Ailsa Chang

Journalist Harriet Shawcross is fascinated by silence: why we speak, and why we don't.

She's traveled the world seeking answers to those questions, meeting earthquake survivors in Nepal, a silent order of nuns in Paris, a Buddhist retreat in Scotland. She's written a book about it, called Unspeakable: The Things We Cannot Say.

As a kid, Enrique Olvera spent hours in his grandmother's bakery in Mexico City. He loved watching everyday ingredients like flour, sugar and eggs fuse into something entirely different.

For Olvera, even the simple act of baking a cake felt like magic.

He absorbed every detail as his grandmother gently coaxed masa into handmade tortillas. On Sundays, he joined his father in the kitchen, chopping onions and tomatoes for breakfasts of scrambled eggs and dry beef.

Moms perform heroic tasks every day, but they rarely get portrayed as superheroes. That changes in the new film Fast Color, which tells the story of three generations of black women — a daughter, a mother and a granddaughter — all of whom have supernatural powers.

Lt. Col. Bree "B" Fram left a doctor's office on April 2. Presenting that day as Bryan, the name given to them at birth, B should have been relieved.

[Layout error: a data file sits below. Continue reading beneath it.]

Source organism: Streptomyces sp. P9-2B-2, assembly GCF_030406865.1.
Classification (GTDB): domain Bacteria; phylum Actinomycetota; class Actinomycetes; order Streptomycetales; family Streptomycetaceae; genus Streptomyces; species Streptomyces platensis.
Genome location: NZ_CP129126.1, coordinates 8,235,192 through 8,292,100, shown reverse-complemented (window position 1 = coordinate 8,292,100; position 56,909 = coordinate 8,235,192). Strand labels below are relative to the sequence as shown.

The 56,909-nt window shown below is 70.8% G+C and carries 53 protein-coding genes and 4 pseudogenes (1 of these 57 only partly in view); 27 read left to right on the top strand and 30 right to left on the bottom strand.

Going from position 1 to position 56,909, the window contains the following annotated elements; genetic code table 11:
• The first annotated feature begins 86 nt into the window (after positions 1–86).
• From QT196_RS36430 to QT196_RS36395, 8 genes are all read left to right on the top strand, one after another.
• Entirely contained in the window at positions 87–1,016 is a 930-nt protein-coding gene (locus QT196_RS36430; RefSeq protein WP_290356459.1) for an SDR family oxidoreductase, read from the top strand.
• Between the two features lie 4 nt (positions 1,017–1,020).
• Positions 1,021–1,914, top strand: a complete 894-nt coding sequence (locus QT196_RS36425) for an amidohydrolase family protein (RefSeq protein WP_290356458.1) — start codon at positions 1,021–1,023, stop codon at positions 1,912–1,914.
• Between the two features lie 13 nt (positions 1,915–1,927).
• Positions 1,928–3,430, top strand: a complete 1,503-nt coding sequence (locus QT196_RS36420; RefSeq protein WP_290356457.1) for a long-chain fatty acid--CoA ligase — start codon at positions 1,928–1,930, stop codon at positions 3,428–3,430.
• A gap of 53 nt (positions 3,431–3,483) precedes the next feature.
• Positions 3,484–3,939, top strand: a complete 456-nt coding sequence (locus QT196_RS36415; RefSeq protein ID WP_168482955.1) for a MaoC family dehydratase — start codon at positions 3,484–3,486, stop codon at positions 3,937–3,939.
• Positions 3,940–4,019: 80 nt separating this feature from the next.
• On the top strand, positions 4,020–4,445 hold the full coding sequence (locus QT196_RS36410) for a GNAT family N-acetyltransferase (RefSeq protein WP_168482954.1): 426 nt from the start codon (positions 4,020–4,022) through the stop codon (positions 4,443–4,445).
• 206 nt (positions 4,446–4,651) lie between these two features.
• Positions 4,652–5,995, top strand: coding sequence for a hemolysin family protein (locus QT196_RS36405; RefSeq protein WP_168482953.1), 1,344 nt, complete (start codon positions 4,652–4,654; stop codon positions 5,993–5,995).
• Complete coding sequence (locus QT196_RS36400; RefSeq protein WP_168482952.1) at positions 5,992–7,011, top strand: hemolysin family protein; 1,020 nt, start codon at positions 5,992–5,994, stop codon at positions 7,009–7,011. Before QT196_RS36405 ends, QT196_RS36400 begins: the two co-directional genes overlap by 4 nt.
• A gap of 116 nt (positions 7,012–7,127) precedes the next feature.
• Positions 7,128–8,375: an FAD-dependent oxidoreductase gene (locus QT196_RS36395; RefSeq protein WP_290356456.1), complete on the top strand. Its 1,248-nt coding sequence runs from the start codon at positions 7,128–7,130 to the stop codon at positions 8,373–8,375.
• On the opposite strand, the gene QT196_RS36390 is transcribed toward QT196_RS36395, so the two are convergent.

"Overall, it's a good thing," said B. "It just didn't feel great to have to do it on someone else's timeline other than my own."

"It" was an official diagnosis of gender dysphoria. As a transgender member of the military, B had to secure the diagnosis by April 12 in order to continue serving openly.

The new novel Trust Exercise opens with teenagers attending an elite performing arts high school in the 1980s.

There, the theater kids form heartfelt friendships and relationships, and then sabotage them. Their semi-tyrannical drama teacher both inspires and manipulates them — with his "trust exercises."

Midway through, the book leaps forward in time and perspective. One of the students, Karen, is now an adult, re-thinking her past.

Quinn Robinson is only 18 years old, but she has already learned some hard lessons about the world. "It's scary being a trans person because I know there are people out there who just hate me for being myself," she says. "There's been kids who have approached me and say, 'Hey, you should burn in hell.' "

Robinson is a high school senior in Allendale, Mich., a small but growing town about 30 minutes outside Grand Rapids and smack dab in the middle of what's known as the state's "Bible Belt." Drive off the main road and you quickly find yourself in farm country.